For the Most Expensive and Rarest of Woods, Smugglers Transport in Style

A speeding car loaded with illegally logged luxury timber plowed through traffic in Banteay Meanchey on Friday, injuring two men and damaging several vehicles, police said.

The 2002-series Toyota Camry first hit a parked motorcycle, then took out a cyclist, and finally crashed into a homemade truck along National Road 6A in Serei Sophoan district’s Kompong Svay commune, Provincial Traffic Police Chief Chhoeum Sophon said.

The motorcycle driver was critically injured in the crash, while the cyclist received minor injuries and is being treated at the provincial referral hospital, Mr Sophon added.

The unidentified driver abandoned the vehicle, where police discovered about a half cubic meter of the illegal luxury wood known as Kranhuong cut into small pieces to fit into the car. Both the wood and the Camry are being held at provincial police headquarters.

Smuggling luxury wood in high-end passenger vehicles is common, Mr Sophon said, because police and forestry administration officials have a harder time identifying them as smugglers.

“Smugglers use expensive and modern cars, which is the key reason our officials have met a lot of difficulty in combating smuggling logs-their cars have such high speeds that we cannot chase them,” he said.

Smuggling illegal luxury timber is on the rise in Banteay Meanchey because the price of these woods has “absolutely skyrocketed,” according to Soum Chankea, provincial coordinator for rights group Adhoc.

“When I talked to log smugglers recently, they openly spoke of how lucrative their business is,” Mr Chankea said. “Each small carload of Kranhuong can yield $10,000 in profit.”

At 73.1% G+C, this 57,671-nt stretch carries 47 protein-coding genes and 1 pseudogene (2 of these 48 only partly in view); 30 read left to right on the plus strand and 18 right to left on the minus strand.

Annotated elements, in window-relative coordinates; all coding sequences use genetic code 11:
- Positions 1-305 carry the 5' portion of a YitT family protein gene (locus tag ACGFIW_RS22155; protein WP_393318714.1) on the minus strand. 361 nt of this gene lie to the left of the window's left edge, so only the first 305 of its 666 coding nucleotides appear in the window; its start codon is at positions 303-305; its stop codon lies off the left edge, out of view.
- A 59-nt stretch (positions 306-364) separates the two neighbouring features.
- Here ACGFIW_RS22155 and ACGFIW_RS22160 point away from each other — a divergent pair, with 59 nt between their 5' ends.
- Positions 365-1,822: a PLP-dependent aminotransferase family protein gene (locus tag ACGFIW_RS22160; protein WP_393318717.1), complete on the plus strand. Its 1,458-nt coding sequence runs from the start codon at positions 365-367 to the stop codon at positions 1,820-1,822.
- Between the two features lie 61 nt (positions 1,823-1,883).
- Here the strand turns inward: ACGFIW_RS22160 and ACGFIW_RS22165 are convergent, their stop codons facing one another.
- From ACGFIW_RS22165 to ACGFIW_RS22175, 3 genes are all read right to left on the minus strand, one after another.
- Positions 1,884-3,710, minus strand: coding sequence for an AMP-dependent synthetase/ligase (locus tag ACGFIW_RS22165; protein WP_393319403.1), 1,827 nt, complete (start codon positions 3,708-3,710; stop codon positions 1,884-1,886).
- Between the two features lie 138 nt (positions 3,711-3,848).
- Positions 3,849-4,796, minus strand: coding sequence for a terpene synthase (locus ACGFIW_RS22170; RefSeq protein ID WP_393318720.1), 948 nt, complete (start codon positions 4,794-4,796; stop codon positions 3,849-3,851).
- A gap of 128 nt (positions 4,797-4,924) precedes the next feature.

Because of these profits, smugglers don’t hesitate to pay the roughly $700 per month in bribes that corrupt police and forestry officials often demand, he added.

But officials on Friday dismissed Mr Chankea’s account, saying they have never taken under-the-table payments to ignore smugglers.

“I’ve been working as a forestry administration official for around 30 years,” said FA official Ros Neurn on Friday. “I have never taken even one riel for clearing the way for these log smugglers.”

Neither police nor forestry officials could explain how luxury wood cut to fit in passenger cars could be used or sold.

But contacted by phone yesterday, a businessman who was identified by sources as a luxury wood smuggler said that rare and expensive wood is often used in manufacturing automobile interiors.

The man, who gave his name as Daineang, said that Kranhuong and Tanong are the most important woods in the car production process and are often turned into steering wheels, dashboards and door panels for high-end cars.

“Just a small piece of luxurious wood turned into a car’s gearshift, that alone costs $50 to $70,” he said.


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